Sitting in the crowd, watching people perform, you wonder how it would feel to be onstage. Backstage, you shake uncontrollably as you peep through the edges and a million eyes are glued onto the performers. The fear of making mistakes, appearing silly or going blank overwhelms. You have seen it happen to people. At the height of it all, you don’t dream of applause but wish for a magic wand that can skip time.

Once you step onstage, you see nothing. The bright lights blind you. You say the lines as if no one else is there. Beyond the glow there are no faces or dreaded opinions. Your lines are the truth. You let them go where they belong; in the open. They set you free as they part.

As an introvert, sometimes, I feel uneasy around people. It feels like any moment, I may be invited onstage and the spotlight of attention will be flooded. Perhaps, I fear they will know what I am thinking. Not that I think evil but it is private. It can be hard to open up. It demands trust that the other person will at least listen if not understand.

Try for once to ignore that spotlight of attention. See that you’re uncomfortable and not escape from it. Say what you’re thinking. It is bound to make you feel better, lighter.



“Who makes clouds?”
“Where does he live?”
“In a cave by the river.”
“How does he make clouds?”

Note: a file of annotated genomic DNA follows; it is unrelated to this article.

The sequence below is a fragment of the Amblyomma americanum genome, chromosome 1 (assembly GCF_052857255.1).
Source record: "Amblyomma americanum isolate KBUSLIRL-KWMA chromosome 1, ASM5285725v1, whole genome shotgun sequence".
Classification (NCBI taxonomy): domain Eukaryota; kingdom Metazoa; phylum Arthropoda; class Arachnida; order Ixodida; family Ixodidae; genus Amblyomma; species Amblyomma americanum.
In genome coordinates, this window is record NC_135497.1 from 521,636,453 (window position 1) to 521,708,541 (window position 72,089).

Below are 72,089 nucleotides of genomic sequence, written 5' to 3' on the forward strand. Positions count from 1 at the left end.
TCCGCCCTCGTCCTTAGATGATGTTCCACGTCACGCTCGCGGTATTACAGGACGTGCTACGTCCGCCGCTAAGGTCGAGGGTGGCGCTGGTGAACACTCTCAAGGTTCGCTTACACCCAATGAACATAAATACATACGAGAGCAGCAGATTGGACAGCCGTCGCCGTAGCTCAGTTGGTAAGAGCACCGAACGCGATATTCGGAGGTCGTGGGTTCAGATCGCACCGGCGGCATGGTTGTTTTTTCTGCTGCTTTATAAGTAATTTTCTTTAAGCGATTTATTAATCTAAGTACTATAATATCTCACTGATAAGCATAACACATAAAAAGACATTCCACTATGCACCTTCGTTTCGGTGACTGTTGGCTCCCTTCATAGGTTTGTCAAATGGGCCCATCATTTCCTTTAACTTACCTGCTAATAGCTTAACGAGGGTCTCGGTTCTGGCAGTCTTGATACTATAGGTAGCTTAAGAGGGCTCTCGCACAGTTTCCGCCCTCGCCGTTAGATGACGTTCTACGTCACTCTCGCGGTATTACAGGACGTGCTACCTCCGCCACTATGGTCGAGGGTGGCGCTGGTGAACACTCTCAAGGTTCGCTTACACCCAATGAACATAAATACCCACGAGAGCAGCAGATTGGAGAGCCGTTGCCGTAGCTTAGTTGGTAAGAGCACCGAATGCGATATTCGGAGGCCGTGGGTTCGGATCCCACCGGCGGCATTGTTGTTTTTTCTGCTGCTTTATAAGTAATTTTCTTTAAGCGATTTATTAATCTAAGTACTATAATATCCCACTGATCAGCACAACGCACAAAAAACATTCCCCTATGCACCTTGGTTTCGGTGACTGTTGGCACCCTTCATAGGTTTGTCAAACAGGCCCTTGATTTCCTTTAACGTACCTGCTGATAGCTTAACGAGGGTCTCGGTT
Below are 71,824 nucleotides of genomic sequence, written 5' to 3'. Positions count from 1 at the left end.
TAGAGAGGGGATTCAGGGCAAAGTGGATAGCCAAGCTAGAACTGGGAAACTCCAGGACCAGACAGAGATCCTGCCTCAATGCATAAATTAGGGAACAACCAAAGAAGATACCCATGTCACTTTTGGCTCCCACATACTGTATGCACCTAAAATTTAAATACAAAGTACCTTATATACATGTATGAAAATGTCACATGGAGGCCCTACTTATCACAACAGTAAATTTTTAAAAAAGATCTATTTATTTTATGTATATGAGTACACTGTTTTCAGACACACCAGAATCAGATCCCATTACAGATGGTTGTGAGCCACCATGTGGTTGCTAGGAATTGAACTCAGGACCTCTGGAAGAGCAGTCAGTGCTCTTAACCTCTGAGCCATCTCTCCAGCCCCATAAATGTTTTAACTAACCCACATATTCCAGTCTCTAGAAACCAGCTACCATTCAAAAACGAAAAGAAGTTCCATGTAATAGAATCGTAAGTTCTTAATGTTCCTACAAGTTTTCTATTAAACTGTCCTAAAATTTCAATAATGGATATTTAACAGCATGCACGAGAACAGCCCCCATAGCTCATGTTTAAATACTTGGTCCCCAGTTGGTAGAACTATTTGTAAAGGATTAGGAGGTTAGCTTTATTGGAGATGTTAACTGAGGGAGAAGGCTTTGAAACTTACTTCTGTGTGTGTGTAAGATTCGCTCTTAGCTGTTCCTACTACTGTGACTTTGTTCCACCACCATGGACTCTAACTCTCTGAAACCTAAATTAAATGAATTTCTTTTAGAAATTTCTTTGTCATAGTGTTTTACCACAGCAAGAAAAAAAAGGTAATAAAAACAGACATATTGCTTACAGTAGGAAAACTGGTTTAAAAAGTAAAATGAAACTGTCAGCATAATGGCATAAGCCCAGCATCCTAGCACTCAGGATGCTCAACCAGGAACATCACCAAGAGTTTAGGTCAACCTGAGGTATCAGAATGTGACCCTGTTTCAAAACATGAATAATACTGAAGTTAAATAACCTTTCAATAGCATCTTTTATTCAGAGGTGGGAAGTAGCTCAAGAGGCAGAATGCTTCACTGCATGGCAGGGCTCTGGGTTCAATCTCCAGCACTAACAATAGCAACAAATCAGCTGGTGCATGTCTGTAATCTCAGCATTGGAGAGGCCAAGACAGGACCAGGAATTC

“With the help of Wind.”
“Have you seen him?”
“Then how do you know this?”
“Nobody has seen him. He only talks to the Earth.”
“Tell me more …”
The Earth was barren and upset with the ghastly silence that stalked her. Trees kept to themselves and wolves spared no one. A Cloudsmith sensed her plight but lent no words. His words, like his friends, were few but chosen.

So, to the Wind he went and spoke about solitude. What he said made little sense but the wind waited till the end. “What do you want to do?” asked Wind. “I want to make clouds, some white as joy and other dark like a doubt. They will be known as hope flying across the sky. When they bring rain, the Earth might smile.”

So, it was done as agreed. First, raindrops tickled the trees till they burst into laughter. When the dust washed away from them, leaves rejoiced. After lightning slaughtered the silence, it scared off the wolves. Wind, with all its might, shook Earth out of its sleep. As the Cloudsmith awaited his reward, a smile shied at him. He vanished into the clouds and drew a silver lining.


Talcom Dove

He ran away from school,
Red-faced like the result.
It never was the failure
But weariness of insult.

When he rushed inside,
His mother began to cook.
For a sweet smell in air,
She stepped out to look.

Walking towards his room,
She stopped at the door.
Talcum from her dresser,
Now covered all the floor.

To avoid eye contact,
Through mirror, he looked.
Shocked by powder puff,
Silently waiting, she stood.

“You failed another test!”
“Even dove you couldn’t spell?”
She hoped to see his best,
With anger now she swell.

Invisible under the talcum,
was a paper on the floor
deftly cut into a figure
whose spelling he wasn’t sure

Holding it by two corners,
With fingers small as rhyme
Out came a shape whose edges
Were as crisp as sunshine.

Without a haste he hove,
The cutout of talcum dove.